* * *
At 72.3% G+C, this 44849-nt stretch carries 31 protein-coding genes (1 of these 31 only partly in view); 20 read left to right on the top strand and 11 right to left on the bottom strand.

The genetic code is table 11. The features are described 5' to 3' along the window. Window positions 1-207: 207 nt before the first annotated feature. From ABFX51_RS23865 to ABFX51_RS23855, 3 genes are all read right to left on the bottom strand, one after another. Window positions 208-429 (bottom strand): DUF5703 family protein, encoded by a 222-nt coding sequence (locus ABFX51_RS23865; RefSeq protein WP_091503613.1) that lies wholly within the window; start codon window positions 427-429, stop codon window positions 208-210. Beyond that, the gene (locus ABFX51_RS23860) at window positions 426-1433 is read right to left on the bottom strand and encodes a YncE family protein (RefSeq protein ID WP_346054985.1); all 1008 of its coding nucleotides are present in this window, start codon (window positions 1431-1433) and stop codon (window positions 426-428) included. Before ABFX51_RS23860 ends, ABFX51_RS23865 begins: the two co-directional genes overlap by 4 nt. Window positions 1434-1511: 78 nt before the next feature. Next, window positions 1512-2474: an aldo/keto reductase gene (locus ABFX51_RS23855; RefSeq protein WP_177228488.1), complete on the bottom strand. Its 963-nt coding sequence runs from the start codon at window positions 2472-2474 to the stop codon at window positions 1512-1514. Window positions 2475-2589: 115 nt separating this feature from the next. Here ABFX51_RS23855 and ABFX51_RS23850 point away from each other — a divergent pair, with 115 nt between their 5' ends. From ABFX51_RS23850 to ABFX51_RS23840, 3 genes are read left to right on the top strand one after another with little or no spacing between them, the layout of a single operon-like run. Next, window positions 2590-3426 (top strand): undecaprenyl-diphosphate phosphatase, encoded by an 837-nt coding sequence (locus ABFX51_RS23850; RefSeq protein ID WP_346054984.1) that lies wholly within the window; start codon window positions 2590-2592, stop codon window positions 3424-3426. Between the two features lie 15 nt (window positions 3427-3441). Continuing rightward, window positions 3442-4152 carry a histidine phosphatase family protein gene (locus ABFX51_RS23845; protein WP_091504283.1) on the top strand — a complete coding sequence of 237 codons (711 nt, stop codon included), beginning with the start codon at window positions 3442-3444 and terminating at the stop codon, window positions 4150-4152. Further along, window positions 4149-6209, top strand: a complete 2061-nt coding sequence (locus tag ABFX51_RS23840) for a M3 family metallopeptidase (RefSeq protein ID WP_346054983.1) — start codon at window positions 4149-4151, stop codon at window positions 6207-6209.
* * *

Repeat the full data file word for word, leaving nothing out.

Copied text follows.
At 72.3% G+C, this 44849-nt stretch carries 31 protein-coding genes (1 of these 31 only partly in view); 20 read left to right on the top strand and 11 right to left on the bottom strand.

The genetic code is table 11. The features are described 5' to 3' along the window. Window positions 1-207: 207 nt before the first annotated feature. From ABFX51_RS23865 to ABFX51_RS23855, 3 genes are all read right to left on the bottom strand, one after another. Window positions 208-429 (bottom strand): DUF5703 family protein, encoded by a 222-nt coding sequence (locus ABFX51_RS23865; RefSeq protein WP_091503613.1) that lies wholly within the window; start codon window positions 427-429, stop codon window positions 208-210. Beyond that, the gene (locus ABFX51_RS23860) at window positions 426-1433 is read right to left on the bottom strand and encodes a YncE family protein (RefSeq protein ID WP_346054985.1); all 1008 of its coding nucleotides are present in this window, start codon (window positions 1431-1433) and stop codon (window positions 426-428) included. Before ABFX51_RS23860 ends, ABFX51_RS23865 begins: the two co-directional genes overlap by 4 nt. Window positions 1434-1511: 78 nt before the next feature. Next, window positions 1512-2474: an aldo/keto reductase gene (locus ABFX51_RS23855; RefSeq protein WP_177228488.1), complete on the bottom strand. Its 963-nt coding sequence runs from the start codon at window positions 2472-2474 to the stop codon at window positions 1512-1514. Window positions 2475-2589: 115 nt separating this feature from the next. Here ABFX51_RS23855 and ABFX51_RS23850 point away from each other — a divergent pair, with 115 nt between their 5' ends. From ABFX51_RS23850 to ABFX51_RS23840, 3 genes are read left to right on the top strand one after another with little or no spacing between them, the layout of a single operon-like run. Next, window positions 2590-3426 (top strand): undecaprenyl-diphosphate phosphatase, encoded by an 837-nt coding sequence (locus ABFX51_RS23850; RefSeq protein ID WP_346054984.1) that lies wholly within the window; start codon window positions 2590-2592, stop codon window positions 3424-3426. Between the two features lie 15 nt (window positions 3427-3441). Continuing rightward, window positions 3442-4152 carry a histidine phosphatase family protein gene (locus ABFX51_RS23845; protein WP_091504283.1) on the top strand — a complete coding sequence of 237 codons (711 nt, stop codon included), beginning with the start codon at window positions 3442-3444 and terminating at the stop codon, window positions 4150-4152. Further along, window positions 4149-6209, top strand: a complete 2061-nt coding sequence (locus tag ABFX51_RS23840) for a M3 family metallopeptidase (RefSeq protein ID WP_346054983.1) — start codon at window positions 4149-4151, stop codon at window positions 6207-6209.